Inspired by the Goddess
Carol P. Christ writes about the rebirth of the Goddess, feminism, ecofeminism, feminist theology, societies of peace, and the Goddess Pilgrimage to Crete.
Who Is Ariadne? Deconstructing and Re-visioning Greek Mythology
Sometimes we think of Greek myth as a pre-patriarchal or less patriarchal alternative to the stories of the Bible. After all, Goddesses appear in Greek myths while they are nearly absent from the Bible. Right?
So far so good, but when we look more closely we can see that Greek myth enshrines patriarchal ideology just as surely as the Bible does. We are so dazzled by the stories told by the Greeks that we designate them “the origin” of culture. We also have been taught that Greek myths contain “eternal archetypes” of the psyche. I hope the brief “deconstruction” of the myth of Ariadne which follows will begin to “deconstruct” these views as well.
Ariadne is a pre-Greek word. The “ne” ending is not found in Greek. As the name is attributed to a princess in Greek myth, we might speculate that Ariadne could have been one of the names of the Goddess in ancient Crete. But in Greek myth Ariadne is cast in a drama in which she is a decidedly unattractive heroine.
In the story told by the Greeks, Ariadne falls in love with Theseus, a handsome young man who was sent with 11 other Greek young people to be fed to a monster known as the Minotuar. The Minotuar is Ariadne’s half brother (see below). Because of her “love” for Theseus, Ariadne helps him to murder her brother. She then flees with Theseus on his boat.
However, this “love story” does not have a “happy ending” as Theseus abandons Ariadne on a nearby island--long before he arrives home in Athens. Theseus is ever after celebrated as a hero who killed a monster, while Ariadne is just another cast-off female. Whose story is this?
According the Greeks, the Minotaur demanded human sacrifice—6 boys and 6 girls sent from Athens to Crete every year. The mention of human sacrifice is a tip-off that this is a “tale with a point of view.”
The ancient Greeks were one of the originators of the “tall tale” that conquered peoples were “barbarians” who needed to be taught by “civilized human beings.” How can we tell a “barbarian” from a "civilized human being"? The Greeks had a simple answer to this question. “Barbarians” have weird sexual appetities and worse, they sacrifice and eat other humans. Sadly, this “tall tale” continues to be re-told up to the present day in order to justify conquest.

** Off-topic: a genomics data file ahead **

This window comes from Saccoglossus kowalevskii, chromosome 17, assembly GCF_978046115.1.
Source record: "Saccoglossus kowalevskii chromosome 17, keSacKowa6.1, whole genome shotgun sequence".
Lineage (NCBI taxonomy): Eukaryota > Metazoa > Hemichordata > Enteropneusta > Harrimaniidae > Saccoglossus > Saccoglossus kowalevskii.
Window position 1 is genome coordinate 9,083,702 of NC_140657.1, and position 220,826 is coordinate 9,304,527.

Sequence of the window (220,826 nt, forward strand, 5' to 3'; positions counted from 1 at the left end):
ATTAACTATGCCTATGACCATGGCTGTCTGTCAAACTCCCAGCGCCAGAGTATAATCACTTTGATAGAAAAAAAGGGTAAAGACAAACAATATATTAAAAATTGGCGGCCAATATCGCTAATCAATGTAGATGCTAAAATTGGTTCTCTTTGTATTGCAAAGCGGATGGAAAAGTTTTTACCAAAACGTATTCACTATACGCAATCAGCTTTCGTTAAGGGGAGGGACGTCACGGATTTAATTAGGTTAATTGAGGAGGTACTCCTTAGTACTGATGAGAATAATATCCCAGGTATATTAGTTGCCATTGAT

Where did the monster known as the Minotaur come from? Here the Greeks tell another “tall tale.” The Minotaur was the product of the "weird sexual appetites" of Queen Pasiphae. Like her daughter Ariadne, “Queen” Pasiphae was no heroine. Rather, she was cast in the role of ancient Cretan “porn star.”
According to the tale told by the Greeks, Pasiphae, like her daughter, “fell in love”—but in her case, not with a Greek hero. Pasiphae not only loved a bull, she lusted after it and desired to “mate” with it. The fantasy of women mating with large animals (with large “members”) is the stuff of pornography up to the present day.
Pasiphae’s “lust” for her bull incited her to engage the engineer Daedalus (of Icarus and Daedalus fame) to create a mechanical contraption that would enable her to mate with the bull. The result of this folly was a monster child—the Minotaur. As soon as she gave birth to him, Pasiphae abandoned her monster child in a cave where he grew up and began demanding human sacrifice.
The “tall tale” told by the Greeks about ancient Crete was concocted to “prove the point” that the ancient Cretans were barbarians. The weird sexual appetites of a “barbarian Queen” produced “a monster” who demanded the unthinkable—“human sacrifice.” Iso facto—conquest was necessary and justified in order to save "the barbarians" from themselves.
How might the ancient Cretans themselves have told these stories?
In the Greek story, Pasiphae is a twisted “Queen” in an ancient Crete imagined to have been ruled by her husband “King Minos.” But there is no convincing evidence that there ever was a King or a Queen in Crete before it was conquered by the Greek-speaking Mycenaeans.
What if ancient Crete was a matriarchal culture in which grandmothers and their brothers created “participatory democracy” where there was no hierarchy of the sort that produces Kings and Queens? I have discussed egalitarian matriarchy (which is not the opposite of patriarchy) in an earlier blog.
Ancient Cretan art suggests that bull-leaping games were an important part of Cretan rituals. While it is often said that these were dangerous games and that the bull was sacrificed, I imagine a different scenario.
What if bull-leaping was a sort of “4-H” project in which young teen-agers raised bulls and trained them to play leaping and dancing games? The children who performed acrobatic feats with their pet bulls, would of course have loved them, but such love would have had nothing at all to do with lust.
Such a bull, as I imagine the story, would not have been sacrificed or eaten, but would have been set out to pasture after the games. He would have been prized for his “gentle” qualities and tameness and would have been allowed to sire other bull calves to take part in future games.
Ariadne may have been the name of one of the girls who took part in the bull games. Perhaps her name was remembered because she was admired as the most agile of the leapers and dancers in the rituals with the bulls.
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